The Importance of Orthopedic Care: How it Impacts Your Quality of Life Introduction In the pursuit of a fulfilling life, ...
“Stay informed and protected: Understanding the new H3N2 virus”.
The H3N2 virus, also known as the influenza A virus, is a subtype of the influenza virus that can cause seasonal flu outbreaks in humans. In this blog, we’ll take a closer look at the H3N2 virus, including its symptoms, transmission, treatment, and prevention.
Symptoms of H3N2 virus:
The symptoms of H3N2 virus are similar to those of other flu viruses and can include fever, cough, sore throat, runny or stuffy nose, body aches, headache, chills, and fatigue. In some cases, people infected with the H3N2 virus may also experience nausea, vomiting, and diarrhoea.
Transmission of H3N2 virus:
The H3N2 virus is highly contagious and can spread easily from person to person through respiratory droplets produced when an infected person coughs, sneezes, or talks. The cough can be severe and can last 2 or more weeks. The virus can also survive on surfaces for up to 48 hours, which means that touching a contaminated surface and then touching your nose or mouth can also lead to infection. Most people recover from fever and other symptoms within a week without requiring medical attention. But influenza can cause severe illness or death especially in people at high risk.
Treatment of H3N2 virus:
There is no specific treatment for the H3N2 virus, but antiviral medications such as oseltamivir (Tamiflu) and zanamivir (Relenza) can be effective in reducing the severity and duration of symptoms if they are taken within the first 48 hours of illness. Over-the-counter medications such as acetaminophen or ibuprofen can also help relieve fever and other symptoms.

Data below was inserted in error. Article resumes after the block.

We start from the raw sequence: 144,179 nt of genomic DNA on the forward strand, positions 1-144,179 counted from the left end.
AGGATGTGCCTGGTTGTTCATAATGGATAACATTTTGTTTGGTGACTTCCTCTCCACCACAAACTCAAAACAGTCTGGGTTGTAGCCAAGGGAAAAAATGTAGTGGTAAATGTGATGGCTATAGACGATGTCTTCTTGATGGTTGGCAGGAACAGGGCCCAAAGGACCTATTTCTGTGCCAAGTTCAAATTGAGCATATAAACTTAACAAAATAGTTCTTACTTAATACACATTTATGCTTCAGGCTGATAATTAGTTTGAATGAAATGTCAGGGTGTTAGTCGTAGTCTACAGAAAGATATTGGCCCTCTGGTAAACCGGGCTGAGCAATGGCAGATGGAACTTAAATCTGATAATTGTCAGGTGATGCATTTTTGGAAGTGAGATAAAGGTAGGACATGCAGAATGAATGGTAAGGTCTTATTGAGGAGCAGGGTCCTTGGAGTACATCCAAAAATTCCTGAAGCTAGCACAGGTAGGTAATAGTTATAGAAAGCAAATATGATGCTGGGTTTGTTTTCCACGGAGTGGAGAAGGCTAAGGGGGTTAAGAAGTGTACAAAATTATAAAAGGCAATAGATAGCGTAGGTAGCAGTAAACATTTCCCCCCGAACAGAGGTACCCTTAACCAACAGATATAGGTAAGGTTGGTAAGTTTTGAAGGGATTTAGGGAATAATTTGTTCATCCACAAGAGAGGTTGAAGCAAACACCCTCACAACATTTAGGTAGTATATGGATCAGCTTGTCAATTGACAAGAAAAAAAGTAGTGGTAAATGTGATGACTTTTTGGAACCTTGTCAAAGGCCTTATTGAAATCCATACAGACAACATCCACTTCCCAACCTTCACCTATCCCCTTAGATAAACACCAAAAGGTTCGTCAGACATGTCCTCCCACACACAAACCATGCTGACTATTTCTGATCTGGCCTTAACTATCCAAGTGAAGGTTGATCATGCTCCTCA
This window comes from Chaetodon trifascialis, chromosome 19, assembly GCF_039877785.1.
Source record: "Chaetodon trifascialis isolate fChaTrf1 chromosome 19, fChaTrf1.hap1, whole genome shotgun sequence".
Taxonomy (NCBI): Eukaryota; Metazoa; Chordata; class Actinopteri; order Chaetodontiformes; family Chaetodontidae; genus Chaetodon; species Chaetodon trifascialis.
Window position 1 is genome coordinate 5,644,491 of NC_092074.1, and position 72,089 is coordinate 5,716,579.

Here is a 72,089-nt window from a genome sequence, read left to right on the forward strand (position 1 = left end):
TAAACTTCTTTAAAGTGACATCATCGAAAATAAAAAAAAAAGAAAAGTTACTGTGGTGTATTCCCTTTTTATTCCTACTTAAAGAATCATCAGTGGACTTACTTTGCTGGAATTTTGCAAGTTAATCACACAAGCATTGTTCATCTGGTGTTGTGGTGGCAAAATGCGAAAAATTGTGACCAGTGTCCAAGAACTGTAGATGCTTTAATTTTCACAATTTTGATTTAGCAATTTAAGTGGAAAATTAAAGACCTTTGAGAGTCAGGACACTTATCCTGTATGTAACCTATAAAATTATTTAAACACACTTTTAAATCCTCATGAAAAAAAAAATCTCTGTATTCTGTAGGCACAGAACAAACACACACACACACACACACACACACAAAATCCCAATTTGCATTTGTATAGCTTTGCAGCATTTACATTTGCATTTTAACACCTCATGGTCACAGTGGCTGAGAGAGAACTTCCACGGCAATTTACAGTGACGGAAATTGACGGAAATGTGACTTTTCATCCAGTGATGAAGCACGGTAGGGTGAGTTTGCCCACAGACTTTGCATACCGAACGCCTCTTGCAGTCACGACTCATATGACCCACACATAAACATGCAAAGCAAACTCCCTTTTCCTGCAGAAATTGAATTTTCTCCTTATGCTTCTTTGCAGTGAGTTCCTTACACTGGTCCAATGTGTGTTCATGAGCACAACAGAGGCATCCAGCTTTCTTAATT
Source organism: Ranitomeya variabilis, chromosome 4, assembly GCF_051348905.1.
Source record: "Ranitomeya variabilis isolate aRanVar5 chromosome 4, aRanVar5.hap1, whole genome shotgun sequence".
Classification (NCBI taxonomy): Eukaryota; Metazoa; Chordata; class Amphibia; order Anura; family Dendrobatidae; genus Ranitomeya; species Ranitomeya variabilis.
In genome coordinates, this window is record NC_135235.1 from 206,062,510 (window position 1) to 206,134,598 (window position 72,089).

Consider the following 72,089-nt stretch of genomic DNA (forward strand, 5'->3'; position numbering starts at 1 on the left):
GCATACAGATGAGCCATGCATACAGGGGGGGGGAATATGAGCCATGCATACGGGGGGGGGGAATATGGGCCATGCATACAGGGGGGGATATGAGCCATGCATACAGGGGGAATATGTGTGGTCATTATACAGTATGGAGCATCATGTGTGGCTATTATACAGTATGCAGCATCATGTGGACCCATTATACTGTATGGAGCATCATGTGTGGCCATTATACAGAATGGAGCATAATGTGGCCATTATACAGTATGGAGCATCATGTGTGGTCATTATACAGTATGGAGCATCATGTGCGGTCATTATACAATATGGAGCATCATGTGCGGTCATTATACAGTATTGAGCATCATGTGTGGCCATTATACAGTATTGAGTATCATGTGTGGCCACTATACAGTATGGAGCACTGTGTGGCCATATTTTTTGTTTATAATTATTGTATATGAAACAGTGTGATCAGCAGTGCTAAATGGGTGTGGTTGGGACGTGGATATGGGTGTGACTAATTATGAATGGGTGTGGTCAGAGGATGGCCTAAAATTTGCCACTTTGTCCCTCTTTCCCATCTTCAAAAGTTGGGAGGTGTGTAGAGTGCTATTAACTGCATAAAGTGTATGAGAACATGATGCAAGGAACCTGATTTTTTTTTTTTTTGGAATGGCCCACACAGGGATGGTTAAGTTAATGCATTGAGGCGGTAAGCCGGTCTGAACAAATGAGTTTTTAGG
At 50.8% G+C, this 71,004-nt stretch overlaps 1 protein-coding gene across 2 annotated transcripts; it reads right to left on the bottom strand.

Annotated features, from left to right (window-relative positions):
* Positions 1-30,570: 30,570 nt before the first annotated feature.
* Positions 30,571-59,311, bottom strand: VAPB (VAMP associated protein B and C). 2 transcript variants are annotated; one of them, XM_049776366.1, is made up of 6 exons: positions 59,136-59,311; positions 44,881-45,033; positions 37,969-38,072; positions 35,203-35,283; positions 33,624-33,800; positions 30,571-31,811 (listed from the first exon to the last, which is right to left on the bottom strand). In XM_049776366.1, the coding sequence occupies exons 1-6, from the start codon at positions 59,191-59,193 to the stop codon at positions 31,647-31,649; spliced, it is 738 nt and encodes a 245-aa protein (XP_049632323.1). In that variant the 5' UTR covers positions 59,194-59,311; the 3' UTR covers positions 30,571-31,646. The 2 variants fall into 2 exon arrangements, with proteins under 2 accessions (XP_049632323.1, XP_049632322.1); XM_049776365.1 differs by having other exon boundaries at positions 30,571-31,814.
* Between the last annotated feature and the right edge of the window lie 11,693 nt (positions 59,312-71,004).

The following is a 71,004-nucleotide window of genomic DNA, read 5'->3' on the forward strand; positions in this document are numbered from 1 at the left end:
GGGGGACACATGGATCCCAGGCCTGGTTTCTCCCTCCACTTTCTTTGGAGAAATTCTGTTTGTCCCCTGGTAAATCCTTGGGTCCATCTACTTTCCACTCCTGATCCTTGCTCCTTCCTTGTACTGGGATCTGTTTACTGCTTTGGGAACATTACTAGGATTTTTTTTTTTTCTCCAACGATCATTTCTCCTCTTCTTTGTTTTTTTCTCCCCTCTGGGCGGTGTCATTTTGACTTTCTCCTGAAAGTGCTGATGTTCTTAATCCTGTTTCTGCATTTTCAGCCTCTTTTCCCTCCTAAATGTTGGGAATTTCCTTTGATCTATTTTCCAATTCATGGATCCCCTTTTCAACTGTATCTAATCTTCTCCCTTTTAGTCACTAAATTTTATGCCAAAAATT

Prevention of H3N2 virus:
The best way to prevent the H3N2 virus is to get an annual flu vaccine. The flu vaccine contains a combination of influenza viruses, including H3N2, that are expected to be the most prevalent during the upcoming flu season.
- Personal preventative measures include-
- Wash your hands regularly and thoroughly.
- Cover your mouth and nose when coughing or sneezing and dispose of tissues properly.
- Self-isolate if you feel unwell or have flu-like symptoms.
- Avoid close contact with sick people.
- Avoid touching your face, especially your eyes, nose, and mouth.
In conclusion, the H3N2 virus is a common subtype of the influenza virus that can cause seasonal flu outbreaks in humans. While there is no specific treatment for the H3N2 virus, antiviral medications and over-the-counter medications can help relieve symptoms. The best way to prevent the H3N2 virus is to get an annual flu vaccine and practice good hygiene habits.
Department of Medicine
Senior Consultant – Internal Medicine